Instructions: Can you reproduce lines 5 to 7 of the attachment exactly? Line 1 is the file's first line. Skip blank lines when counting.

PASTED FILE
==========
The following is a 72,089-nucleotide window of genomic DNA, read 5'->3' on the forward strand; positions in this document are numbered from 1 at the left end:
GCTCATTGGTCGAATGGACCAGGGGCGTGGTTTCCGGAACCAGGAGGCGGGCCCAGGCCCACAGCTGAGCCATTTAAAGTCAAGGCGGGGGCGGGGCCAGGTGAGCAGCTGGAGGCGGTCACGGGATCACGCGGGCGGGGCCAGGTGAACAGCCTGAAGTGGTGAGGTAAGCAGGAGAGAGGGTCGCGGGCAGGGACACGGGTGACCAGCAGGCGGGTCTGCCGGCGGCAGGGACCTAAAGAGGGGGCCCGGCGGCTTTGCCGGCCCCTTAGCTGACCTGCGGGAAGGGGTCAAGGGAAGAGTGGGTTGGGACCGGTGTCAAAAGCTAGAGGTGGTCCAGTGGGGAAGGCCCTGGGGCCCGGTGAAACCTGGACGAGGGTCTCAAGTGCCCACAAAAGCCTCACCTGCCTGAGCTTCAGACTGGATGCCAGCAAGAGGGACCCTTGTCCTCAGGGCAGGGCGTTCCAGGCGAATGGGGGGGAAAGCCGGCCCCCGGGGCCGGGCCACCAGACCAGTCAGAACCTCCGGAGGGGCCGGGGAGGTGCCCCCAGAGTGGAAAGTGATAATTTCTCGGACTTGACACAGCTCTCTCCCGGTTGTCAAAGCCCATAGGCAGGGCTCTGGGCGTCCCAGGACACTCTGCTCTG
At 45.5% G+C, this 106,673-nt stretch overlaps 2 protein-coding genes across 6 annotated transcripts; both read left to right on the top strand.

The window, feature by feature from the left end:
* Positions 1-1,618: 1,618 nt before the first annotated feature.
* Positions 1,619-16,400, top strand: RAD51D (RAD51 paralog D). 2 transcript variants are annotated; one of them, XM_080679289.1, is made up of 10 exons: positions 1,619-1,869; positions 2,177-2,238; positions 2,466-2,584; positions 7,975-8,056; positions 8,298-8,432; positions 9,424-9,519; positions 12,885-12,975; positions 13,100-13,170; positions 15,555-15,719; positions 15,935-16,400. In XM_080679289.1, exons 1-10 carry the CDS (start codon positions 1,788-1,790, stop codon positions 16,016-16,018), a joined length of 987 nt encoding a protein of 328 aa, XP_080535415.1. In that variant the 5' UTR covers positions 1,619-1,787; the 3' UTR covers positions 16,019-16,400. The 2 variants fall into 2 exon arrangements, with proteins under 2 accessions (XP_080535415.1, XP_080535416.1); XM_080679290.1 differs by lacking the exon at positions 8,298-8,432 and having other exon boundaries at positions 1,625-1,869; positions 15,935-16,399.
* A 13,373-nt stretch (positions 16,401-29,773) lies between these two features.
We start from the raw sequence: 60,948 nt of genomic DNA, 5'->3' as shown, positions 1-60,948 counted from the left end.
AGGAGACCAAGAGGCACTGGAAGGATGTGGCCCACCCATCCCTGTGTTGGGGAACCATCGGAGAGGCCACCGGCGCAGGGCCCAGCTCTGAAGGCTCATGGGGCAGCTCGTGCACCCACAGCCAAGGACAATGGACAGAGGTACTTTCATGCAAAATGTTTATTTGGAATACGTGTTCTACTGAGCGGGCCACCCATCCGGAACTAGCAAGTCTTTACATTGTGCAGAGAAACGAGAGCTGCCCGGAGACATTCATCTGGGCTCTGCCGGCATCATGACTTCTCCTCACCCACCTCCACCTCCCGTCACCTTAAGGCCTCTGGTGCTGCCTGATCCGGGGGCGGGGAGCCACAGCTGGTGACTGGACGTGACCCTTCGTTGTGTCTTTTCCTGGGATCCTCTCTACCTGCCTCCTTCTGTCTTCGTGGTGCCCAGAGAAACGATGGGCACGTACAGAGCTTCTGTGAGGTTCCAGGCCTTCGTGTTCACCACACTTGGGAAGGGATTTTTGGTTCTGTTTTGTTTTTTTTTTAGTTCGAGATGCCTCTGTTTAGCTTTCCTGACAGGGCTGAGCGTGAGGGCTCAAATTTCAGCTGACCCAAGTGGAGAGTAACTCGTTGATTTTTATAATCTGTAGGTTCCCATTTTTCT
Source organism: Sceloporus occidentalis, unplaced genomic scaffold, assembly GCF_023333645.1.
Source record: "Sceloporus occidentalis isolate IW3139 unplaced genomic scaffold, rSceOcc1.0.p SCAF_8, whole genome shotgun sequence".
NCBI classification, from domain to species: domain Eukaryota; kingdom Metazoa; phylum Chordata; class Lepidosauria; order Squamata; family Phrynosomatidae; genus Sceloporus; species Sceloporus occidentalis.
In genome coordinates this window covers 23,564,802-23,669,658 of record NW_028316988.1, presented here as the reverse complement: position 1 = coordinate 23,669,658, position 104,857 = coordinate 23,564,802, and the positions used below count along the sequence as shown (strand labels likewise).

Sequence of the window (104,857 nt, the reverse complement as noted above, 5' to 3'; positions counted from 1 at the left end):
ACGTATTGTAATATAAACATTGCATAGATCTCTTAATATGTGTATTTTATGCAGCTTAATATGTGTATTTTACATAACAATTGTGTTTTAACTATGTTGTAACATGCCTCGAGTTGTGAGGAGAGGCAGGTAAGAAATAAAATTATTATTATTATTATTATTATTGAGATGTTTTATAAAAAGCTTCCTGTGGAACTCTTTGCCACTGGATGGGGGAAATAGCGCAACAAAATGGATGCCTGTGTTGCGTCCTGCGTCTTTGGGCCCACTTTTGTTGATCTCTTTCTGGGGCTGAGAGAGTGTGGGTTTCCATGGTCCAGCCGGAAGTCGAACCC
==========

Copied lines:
* Positions 1-1,618: 1,618 nt before the first annotated feature.
* Positions 1,619-16,400, top strand: RAD51D (RAD51 paralog D). 2 transcript variants are annotated; one of them, XM_080679289.1, is made up of 10 exons: positions 1,619-1,869; positions 2,177-2,238; positions 2,466-2,584; positions 7,975-8,056; positions 8,298-8,432; positions 9,424-9,519; positions 12,885-12,975; positions 13,100-13,170; positions 15,555-15,719; positions 15,935-16,400. In XM_080679289.1, exons 1-10 carry the CDS (start codon positions 1,788-1,790, stop codon positions 16,016-16,018), a joined length of 987 nt encoding a protein of 328 aa, XP_080535415.1. In that variant the 5' UTR covers positions 1,619-1,787; the 3' UTR covers positions 16,019-16,400. The 2 variants fall into 2 exon arrangements, with proteins under 2 accessions (XP_080535415.1, XP_080535416.1); XM_080679290.1 differs by lacking the exon at positions 8,298-8,432 and having other exon boundaries at positions 1,625-1,869; positions 15,935-16,399.
* A 13,373-nt stretch (positions 16,401-29,773) lies between these two features.